Why People Aren’t Getting Married
A recent piece in Time Magazine was headlined, “Why 25 percent of millennials will never get married— a new report from Pew Research predicts that more folks under 35 will be single forever."
The 21st Century trend of young couples opting to live together and putting off marriage for later, if at all, is seemingly the new norm. According to a current Pew Research and analysis survey about one fourth of unmarried young adults between the ages of 25 to 34 are cohabiting.
Socially speaking, marriage has lost much of its allure, but still remains the desired pinnacle and end zone for about 70 percent of millennials. They say they would like to marry, but many — especially those with lower levels of income and education — lack what they deem to be a necessary prerequisite for a successful marriage. That being a solid economic foundation.
When compared to the paradigms of the past, when adults in all socio-economic groups married at roughly the same rate, marriage today is more prevalent among those with higher incomes and more education, according to the Pew research.
Even as marriage rates have plummeted — particularly for the young and the less educated — Gallup survey data show that young singles very much hope to get hitched.
“Although there is now a growing class divide in who gets and stays married in America, there is virtually no divide in the aspiration to marry,” according to W. Bradford Wilcox, director of the National Marriage Project at the University of Virginia.
“It doesn’t matter if you’re rich or poor, white, black or Hispanic. Most Americans are married or would like to marry. The challenge, then, facing the United States is bridging the gap between the nearly universal aspiration to marry and the growing inability of poor and working-class Americans to access marriage,” said Wilcox.
What does Marriage Mean
Fewer millennials choosing to marry showcases the idea that modern social attitudes perceive the institution as outdated. It's time to embrace new ideas about romance and family — and acknowledge the end of traditional marriage as society's highest ideal, according to Kate Bolick, author of the 2011 Atlantic cover story, "All the Single Ladies".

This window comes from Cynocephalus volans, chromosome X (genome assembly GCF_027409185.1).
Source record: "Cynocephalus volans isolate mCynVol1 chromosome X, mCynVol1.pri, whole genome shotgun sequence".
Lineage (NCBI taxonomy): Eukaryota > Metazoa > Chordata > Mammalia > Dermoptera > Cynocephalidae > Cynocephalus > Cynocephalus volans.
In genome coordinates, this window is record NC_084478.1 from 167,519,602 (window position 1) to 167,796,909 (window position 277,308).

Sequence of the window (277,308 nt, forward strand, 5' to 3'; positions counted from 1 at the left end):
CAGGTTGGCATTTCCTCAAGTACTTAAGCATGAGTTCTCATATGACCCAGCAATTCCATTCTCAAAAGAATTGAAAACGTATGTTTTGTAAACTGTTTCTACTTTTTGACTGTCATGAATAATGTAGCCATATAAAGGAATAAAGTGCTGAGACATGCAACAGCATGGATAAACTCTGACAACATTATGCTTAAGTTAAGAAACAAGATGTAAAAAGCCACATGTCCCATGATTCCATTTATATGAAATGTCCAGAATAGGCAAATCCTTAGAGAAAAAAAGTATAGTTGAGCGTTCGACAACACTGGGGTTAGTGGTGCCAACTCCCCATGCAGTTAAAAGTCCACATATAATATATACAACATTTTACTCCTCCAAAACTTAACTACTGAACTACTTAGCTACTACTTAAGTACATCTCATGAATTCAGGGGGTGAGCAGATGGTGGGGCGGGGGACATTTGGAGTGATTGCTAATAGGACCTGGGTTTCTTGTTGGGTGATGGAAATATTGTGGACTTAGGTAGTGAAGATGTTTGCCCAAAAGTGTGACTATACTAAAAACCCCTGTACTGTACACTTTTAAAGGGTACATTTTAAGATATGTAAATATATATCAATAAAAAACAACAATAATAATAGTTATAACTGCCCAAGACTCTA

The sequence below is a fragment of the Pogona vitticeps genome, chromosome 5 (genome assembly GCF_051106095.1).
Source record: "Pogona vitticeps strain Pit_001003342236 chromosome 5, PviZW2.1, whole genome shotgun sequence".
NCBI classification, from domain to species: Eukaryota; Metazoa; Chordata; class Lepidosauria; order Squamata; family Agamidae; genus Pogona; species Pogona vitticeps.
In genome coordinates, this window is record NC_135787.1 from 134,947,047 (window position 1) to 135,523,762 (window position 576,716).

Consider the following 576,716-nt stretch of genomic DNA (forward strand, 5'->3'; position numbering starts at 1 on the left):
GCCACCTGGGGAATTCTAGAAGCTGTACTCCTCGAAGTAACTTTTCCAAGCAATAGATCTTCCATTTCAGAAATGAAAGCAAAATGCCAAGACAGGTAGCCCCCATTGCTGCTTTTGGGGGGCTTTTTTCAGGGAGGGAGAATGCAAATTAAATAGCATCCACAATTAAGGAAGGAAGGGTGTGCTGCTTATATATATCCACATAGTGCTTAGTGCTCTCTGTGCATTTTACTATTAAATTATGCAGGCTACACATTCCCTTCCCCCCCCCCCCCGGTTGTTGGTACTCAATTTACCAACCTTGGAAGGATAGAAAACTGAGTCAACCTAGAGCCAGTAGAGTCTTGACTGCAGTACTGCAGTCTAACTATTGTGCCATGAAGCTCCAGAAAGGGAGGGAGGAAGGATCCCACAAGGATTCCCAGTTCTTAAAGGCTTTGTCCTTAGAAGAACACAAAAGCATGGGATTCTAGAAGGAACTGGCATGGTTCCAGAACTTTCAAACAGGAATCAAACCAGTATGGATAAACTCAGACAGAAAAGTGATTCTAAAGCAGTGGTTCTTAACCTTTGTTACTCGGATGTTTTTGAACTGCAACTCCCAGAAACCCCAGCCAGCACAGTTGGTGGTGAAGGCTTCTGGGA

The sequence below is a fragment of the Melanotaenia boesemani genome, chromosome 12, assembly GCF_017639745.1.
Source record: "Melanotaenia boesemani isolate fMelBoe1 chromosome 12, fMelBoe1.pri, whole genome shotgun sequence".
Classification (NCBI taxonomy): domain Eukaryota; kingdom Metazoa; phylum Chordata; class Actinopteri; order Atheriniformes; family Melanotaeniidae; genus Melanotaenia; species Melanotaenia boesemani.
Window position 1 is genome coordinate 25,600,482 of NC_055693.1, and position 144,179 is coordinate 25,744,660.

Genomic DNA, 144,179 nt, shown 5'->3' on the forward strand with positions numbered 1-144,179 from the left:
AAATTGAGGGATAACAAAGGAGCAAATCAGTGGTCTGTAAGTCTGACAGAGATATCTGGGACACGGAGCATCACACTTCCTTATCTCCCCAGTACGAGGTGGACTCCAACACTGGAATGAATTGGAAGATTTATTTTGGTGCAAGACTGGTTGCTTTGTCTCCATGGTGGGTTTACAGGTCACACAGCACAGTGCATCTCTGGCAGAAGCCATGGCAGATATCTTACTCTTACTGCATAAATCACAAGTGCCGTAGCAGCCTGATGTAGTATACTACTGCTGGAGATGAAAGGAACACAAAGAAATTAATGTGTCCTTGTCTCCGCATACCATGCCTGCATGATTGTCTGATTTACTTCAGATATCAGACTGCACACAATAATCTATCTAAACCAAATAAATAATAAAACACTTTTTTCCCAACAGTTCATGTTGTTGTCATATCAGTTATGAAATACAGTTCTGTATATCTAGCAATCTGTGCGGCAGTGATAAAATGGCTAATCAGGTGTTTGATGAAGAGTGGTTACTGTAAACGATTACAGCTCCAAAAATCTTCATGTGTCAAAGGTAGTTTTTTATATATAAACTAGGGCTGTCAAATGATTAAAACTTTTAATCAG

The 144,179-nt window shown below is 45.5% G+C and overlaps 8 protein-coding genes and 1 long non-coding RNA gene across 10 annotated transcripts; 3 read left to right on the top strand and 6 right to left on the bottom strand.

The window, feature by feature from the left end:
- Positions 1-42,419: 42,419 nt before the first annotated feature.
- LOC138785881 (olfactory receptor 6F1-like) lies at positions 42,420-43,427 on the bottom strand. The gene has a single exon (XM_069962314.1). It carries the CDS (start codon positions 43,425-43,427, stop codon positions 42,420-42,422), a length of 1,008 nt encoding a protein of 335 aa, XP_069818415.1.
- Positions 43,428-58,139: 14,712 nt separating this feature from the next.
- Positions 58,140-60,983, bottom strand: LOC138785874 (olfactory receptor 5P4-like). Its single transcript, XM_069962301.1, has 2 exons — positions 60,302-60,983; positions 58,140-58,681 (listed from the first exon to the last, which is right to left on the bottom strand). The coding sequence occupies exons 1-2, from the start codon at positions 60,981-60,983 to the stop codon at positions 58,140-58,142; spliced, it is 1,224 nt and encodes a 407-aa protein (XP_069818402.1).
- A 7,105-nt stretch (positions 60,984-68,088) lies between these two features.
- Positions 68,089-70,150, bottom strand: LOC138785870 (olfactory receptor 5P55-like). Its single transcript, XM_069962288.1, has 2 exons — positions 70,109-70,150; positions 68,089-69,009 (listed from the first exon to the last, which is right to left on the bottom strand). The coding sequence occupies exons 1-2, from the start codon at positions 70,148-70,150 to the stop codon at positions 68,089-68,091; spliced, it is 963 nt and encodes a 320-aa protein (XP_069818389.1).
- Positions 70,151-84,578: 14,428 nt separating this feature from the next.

Public disenchantment with marriage is reflected in national surveys. Half of American adults believe society is just as well off if people have priorities other than marriage and children, according to the recent Pew report.
And opinions on this issue differ sharply by age — with young adults much more likely to say society is just as well off if people have priorities other than marriage and children. Older adults tend to disagree. Fully two-thirds of adults ages 18 to 29 (67 percent) express this viewpoint, as do 53 percent of those ages 30 to 49. Among those ages 50 and older, most (55 percent) say society is better off if people make marriage and children a priority, Pew found.
how has Marriage Evolved?
But what if marriage stopped forcing young people to conform to an outdated tradition?
This hot topic was explored by Psychology Today’s Susan Pease Gadoua’s in a recent opinion piece, "Millennials are Changing the Rules on Marriage."
Marriage offers unquestionable benefits, she wrote, but it’s a stale paradigm. “Rather than having only a choice to marry the same old way, or to not marry, let’s get a little imaginative and come up with marital options that would be better suited to a variety of people, including a short-term trial union for younger couples, a child-rearing marriage for those who’d like to be nothing more than co-parents, or a socially acceptable live apart arrangement.”
A recent article in Time Magazine suggests a beta-marriage in which millennials test-drive their nuptials before jumping into what is supposed to be a lifelong commitment. Margaret Mead, a woman well ahead of her time, threw this notion out in the 1960s; in 2002, journalist and author, Pamela Paul, wrote a book on starter marriages, and; in 2011, Mexico City proposed laws supporting two-year renewable marriage contracts.
The overall forces of biology, social needs and economics will never let some form of long-term partnership fade away, says Bentley University’s Dean of Arts and Sciences Daniel Everett.
The definition of marriage has been fluid over time and between cultures, he said. “In American marriages, as they have evolved, the ideal is to marry by mutual consent and build first and foremost a relationship,” said Everett.
“Among some Amazonian societies, the marriage relationship is first an economic partnership, with clear division of labor, from which a relationship may develop,” he said. “Among more religious societies, such as rural Catholic in southern Mexico, there is some overlap with the Amazonian. And the American rural model is economy first, relationship second, with clear division of labor, and the added sanction of religion.”
Will the millennial generation usher in a new era that saves American marriage by allowing it to evolve? Radical as it may seem, they just might.